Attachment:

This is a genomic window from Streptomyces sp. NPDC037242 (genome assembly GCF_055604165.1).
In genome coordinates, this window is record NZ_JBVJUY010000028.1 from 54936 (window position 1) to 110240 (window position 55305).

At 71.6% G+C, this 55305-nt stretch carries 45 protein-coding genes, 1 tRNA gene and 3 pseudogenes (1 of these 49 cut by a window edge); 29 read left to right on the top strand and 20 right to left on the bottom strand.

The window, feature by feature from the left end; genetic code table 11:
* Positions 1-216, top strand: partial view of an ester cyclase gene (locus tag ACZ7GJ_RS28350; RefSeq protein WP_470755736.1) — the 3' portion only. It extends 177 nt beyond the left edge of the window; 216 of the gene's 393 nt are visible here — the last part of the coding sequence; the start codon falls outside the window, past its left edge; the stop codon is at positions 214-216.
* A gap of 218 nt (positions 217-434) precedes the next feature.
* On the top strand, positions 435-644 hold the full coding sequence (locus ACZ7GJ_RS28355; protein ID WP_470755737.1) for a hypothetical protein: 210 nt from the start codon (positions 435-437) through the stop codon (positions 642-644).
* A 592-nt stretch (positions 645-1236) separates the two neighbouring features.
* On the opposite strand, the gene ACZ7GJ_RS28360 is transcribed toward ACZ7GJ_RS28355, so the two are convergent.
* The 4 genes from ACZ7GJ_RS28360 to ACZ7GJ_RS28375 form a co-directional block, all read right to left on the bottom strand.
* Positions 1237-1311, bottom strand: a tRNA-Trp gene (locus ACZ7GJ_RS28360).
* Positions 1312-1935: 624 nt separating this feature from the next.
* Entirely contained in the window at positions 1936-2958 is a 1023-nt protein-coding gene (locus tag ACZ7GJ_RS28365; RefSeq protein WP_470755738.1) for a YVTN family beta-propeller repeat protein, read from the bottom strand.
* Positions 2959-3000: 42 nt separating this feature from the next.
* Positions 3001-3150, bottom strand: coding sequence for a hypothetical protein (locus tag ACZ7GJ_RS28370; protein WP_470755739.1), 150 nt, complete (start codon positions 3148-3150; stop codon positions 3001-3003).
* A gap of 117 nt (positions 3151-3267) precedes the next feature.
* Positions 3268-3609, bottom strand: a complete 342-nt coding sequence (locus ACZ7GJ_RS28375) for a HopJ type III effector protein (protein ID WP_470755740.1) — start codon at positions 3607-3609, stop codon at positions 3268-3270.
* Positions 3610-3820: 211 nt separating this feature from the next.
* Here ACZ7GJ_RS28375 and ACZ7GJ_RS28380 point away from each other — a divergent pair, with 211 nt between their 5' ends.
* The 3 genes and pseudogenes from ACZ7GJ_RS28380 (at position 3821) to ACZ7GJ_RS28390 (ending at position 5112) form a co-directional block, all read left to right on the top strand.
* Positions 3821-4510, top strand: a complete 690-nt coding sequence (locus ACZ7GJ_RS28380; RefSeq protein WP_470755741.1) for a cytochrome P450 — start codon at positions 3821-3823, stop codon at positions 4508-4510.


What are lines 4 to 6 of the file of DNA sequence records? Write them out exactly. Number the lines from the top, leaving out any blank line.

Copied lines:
The window, feature by feature from the left end; genetic code table 11:
* Positions 1-216, top strand: partial view of an ester cyclase gene (locus tag ACZ7GJ_RS28350; RefSeq protein WP_470755736.1) — the 3' portion only. It extends 177 nt beyond the left edge of the window; 216 of the gene's 393 nt are visible here — the last part of the coding sequence; the start codon falls outside the window, past its left edge; the stop codon is at positions 214-216.
* A gap of 218 nt (positions 217-434) precedes the next feature.